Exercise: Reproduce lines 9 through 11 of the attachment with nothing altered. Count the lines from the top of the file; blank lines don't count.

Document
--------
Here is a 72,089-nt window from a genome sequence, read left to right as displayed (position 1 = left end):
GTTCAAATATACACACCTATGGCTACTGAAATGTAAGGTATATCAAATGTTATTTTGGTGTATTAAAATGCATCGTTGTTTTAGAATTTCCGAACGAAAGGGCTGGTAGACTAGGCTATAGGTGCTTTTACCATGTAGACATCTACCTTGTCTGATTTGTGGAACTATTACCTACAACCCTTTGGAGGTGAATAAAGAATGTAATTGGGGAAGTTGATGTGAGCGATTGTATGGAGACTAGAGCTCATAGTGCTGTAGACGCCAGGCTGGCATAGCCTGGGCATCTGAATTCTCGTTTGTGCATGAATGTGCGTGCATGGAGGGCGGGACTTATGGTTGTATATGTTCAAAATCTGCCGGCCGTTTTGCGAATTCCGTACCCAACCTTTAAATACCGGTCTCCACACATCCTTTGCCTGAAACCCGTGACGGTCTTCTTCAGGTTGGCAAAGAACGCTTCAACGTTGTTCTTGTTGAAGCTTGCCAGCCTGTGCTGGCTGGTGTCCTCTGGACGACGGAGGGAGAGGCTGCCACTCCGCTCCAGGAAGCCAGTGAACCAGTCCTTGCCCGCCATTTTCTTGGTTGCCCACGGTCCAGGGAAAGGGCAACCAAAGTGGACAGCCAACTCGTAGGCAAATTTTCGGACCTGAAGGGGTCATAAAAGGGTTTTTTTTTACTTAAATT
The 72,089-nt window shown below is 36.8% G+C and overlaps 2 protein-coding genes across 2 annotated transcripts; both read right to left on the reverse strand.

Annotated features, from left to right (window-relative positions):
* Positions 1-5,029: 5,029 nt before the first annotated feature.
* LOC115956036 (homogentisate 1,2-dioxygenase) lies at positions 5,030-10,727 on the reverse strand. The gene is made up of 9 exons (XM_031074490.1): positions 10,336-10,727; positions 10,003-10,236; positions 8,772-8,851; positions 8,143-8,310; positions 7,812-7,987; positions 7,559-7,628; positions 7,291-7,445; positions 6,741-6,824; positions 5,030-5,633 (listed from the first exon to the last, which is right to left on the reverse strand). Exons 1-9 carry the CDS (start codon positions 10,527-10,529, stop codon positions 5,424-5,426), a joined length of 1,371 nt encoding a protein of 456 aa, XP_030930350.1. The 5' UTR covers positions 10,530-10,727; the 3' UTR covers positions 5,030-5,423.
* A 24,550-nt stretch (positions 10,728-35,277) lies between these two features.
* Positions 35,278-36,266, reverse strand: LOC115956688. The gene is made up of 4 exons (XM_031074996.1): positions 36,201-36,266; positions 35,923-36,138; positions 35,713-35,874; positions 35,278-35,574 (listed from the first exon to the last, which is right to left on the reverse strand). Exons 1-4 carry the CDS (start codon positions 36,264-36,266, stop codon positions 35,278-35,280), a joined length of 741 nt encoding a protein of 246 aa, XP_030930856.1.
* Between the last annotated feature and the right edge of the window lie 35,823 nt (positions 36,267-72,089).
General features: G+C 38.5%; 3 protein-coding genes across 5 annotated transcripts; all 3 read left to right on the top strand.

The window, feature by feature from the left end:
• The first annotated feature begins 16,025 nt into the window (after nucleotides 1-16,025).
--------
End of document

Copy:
* Between the last annotated feature and the right edge of the window lie 35,823 nt (positions 36,267-72,089).
General features: G+C 38.5%; 3 protein-coding genes across 5 annotated transcripts; all 3 read left to right on the top strand.

The window, feature by feature from the left end: